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JANUARY REFLECTION

And now these three remain: faith, hope and love.
But the greatest of these is love.

1 Corinthians 13:13

My dear father was no Bible scholar. Toward the end of his life, I remember one talk we had in which he quoted from the Bible: “Now abide charity and hope and the greatest of these is hope.” I gently pointed out to Dad that he had left “faith” out of the verse and that—by the way—the greatest was not hope, but charity, or love. But I spoke softly; I didn’t want to dampen his enthusiasm. Growing up, my father and I hadn’t talked much about spiritual things and I was pleased to be having such conversations with him now.

Bill Krusen in Peru, 1940s

I have since asked myself what might have prompted Dad to highlight “hope” in the passage from 1 Corinthians 13. I guess I should have just asked him, but I didn’t, and I’ve been left wondering if he was trying to encourage me to hang on for things I was hoping to see come to pass in my life.
 
By contrast, my mother had always taken a more direct approach. As one example, her annual birthday cards invariably contained words such as these: “You’re going to make it big one day. I just know it!”
 
Perhaps Dad had hope and Mom had faith. God knows we need both and God knows that neither is of much use without love.
 
In my field of filmmaking, we often hear the buzzwords “faith-based” or “faith-and-family-friendly” films as the sole designation for movies with spiritual themes. Nothing wrong with that, but I would argue for a more inclusive approach. Why should “faith” be the sole driver of spirituality in art? Why not “love-based” films or “hope-based” films?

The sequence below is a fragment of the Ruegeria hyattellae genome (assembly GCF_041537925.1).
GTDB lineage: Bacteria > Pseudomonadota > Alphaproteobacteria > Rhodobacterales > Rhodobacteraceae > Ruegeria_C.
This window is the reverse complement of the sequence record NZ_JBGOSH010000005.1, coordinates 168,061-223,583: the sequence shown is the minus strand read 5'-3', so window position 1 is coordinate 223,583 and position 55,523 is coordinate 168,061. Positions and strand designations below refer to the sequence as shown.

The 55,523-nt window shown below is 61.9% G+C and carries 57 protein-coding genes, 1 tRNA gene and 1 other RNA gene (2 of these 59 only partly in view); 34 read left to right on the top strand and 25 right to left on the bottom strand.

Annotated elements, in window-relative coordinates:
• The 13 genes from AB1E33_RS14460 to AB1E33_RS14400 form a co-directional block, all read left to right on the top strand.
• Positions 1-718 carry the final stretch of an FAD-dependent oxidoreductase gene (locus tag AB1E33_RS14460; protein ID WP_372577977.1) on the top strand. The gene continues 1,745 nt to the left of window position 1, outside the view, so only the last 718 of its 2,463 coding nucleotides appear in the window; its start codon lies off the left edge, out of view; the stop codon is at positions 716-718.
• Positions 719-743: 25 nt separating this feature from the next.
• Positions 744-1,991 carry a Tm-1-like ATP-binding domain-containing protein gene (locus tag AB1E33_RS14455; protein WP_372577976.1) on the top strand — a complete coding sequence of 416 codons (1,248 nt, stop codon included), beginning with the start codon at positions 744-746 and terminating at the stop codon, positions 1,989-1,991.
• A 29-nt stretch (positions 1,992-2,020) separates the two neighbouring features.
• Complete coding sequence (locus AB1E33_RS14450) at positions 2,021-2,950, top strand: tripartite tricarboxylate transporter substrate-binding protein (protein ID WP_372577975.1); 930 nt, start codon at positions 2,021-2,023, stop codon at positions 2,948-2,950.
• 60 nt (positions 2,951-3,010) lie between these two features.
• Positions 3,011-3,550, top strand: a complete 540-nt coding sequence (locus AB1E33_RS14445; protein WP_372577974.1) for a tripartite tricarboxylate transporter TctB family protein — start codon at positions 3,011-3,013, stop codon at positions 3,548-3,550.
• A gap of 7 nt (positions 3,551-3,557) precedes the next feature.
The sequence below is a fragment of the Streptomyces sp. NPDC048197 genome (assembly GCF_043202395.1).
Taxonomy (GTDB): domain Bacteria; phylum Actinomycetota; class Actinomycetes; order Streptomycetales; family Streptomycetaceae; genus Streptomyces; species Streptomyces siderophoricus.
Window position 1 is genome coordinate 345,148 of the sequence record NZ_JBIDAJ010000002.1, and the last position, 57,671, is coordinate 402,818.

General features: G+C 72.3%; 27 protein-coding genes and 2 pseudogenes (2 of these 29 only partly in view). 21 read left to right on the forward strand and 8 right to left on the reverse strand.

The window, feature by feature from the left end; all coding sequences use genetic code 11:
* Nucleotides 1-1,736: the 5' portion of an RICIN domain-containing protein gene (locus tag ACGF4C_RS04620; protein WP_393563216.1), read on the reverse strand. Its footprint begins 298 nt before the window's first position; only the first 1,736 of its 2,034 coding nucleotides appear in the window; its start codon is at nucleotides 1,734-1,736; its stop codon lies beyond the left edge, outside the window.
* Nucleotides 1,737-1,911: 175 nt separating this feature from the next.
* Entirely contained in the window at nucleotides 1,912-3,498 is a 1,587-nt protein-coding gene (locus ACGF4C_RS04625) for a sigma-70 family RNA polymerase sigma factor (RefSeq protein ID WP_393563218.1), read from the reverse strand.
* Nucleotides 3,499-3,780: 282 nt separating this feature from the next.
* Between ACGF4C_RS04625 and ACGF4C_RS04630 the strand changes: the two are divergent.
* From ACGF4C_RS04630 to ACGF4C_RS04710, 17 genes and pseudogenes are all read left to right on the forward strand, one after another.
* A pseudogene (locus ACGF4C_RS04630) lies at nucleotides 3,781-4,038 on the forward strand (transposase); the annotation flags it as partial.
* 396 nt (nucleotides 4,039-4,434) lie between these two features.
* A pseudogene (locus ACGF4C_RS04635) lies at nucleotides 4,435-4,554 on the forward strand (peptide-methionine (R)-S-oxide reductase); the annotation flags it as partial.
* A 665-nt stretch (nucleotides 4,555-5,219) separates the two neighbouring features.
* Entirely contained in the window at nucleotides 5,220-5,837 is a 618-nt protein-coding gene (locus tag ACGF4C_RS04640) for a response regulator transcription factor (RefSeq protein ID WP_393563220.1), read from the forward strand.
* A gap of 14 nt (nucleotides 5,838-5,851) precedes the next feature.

As 2019 begins, allow me to introduce our new film, The Puzzle Factory, which I will place in the “hope-based” category. We are planning to shoot the film this year—mostly in Minnesota but with several shooting days in Mexico, too. It’s a deeply personal film and you can learn more by watching the video below.

Cris shares the motivation behind his new film, The Puzzle Factory.

As with all my past films, The Puzzle Factory appears a long shot. It fits nicely with one of my mantras: “The task before us is impossible; let’s get started!” Our goal is to raise two million dollars to produce the film. A mere pittance, right? By Hollywood standards, yes, but Messenger Films in 2019 is more like the proverbial high school football team whose players are small but slow. Ha!
 
How have we ever gotten anything done over the years, you ask? We have never had enough money in advance to do the work assigned us, yet we have finished each task (each film) to the glory of God. How has that been so?
 
One reason—and of this I have no doubt—is that we have hope. Hope conjures excitement. It defies logic; bucks reality; stares down the purely calculated response.
 
The apostle James said that faith without works is dead. If I may be permitted, I would add that faith without hope is rudderless; a display of fireworks without firepower.
 
No, Dad, the greatest is not hope, but it sure ranks near the top, and when love and faith are part of the package, well… that just about equals perfection in my book.
 
Happy New Year to one and all.

With love and prayers,

In They Were Christians (published by Baker Books), Cristóbal tells the remarkable stories of twelve individuals, well-known for their secular accomplishments, who also professed the Christian faith.

 
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Cristóbal Krusen is a filmmaker and author. He founded Messenger Films in 1988.
www.messengerfilms.com

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